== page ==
“I have read 'Istanbul Passage,' by Joseph Kanon. I like him. He concentrates on the post-World War II era. Another of his books I've enjoyed is 'The Good German,' which I think has been made into a movie. It is a spy novel. He also wrote 'Los Alamos,' and he does a good job. His books are usually based in the European theater.
“One of the best books I've read recently is 'To End All Wars.' It's by Adam Hochschild and is concerned with the anti-war movement in England in and before World War I. Bertrand Russell was an influential person then, and Winston Churchill was Lord of the Admiralty. The suffragette movement was going on at the same time, but the women did not approve of the anti-war movement. There had been some battles, like Gallipoli, and after the recent history, many leaders felt war didn't make sense.
“A really good read is 'People of the Book,' by Geraldine Brooks. It is fiction, but it is based on a true story. It follows the history of a Torah from the Middle Ages, and the different people involved in writing it, adding the beautiful artwork and preserving it. You know that many manuscripts were saved, and this is a fictional version by a wonderful author.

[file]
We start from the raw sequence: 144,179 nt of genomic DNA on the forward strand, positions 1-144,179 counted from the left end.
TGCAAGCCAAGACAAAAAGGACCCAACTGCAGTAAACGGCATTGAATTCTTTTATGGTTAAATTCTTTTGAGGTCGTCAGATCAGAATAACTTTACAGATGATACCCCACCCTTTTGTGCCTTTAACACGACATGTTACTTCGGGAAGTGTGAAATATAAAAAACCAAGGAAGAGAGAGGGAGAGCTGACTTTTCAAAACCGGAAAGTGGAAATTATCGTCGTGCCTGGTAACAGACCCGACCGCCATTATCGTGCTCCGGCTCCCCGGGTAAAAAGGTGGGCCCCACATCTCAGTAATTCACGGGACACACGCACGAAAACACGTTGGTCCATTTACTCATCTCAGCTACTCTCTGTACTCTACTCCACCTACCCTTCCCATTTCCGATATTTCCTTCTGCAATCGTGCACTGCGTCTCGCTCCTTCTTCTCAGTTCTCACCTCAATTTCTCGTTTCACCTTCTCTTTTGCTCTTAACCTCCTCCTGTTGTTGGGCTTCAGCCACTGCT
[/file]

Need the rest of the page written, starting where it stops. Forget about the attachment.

“I use 'Urban America,' by John Levy, as a textbook for the course I am teaching. And I must include 'The Eve of Destruction.' The author is James T. Patterson, who is a professor emeritus at the university. I had taken a class from him when I was in school, and I heard about this book on C-SPAN. It is excellent; it is about what happened in America during the year 1965.
“It was a crucial year. It was LBJ's first year as an elected president. The Civil Rights Act was passed; there was the War on Poverty; there was a huge escalation of the war in Vietnam. Medicare became a reality, and many other changes took place. It was after Kennedy's assassination, and, in '64, people were still optimistic. The Beatles appeared on the 'Ed Sullivan Show' that year.
“In '65, big things were still being accomplished in America. Even the Beatles' music changed: It grew edgier. They went from the 'I Want to Hold Your Hand'-type to music with more depth. And as I said before, 1965 was a crucial year in our history.”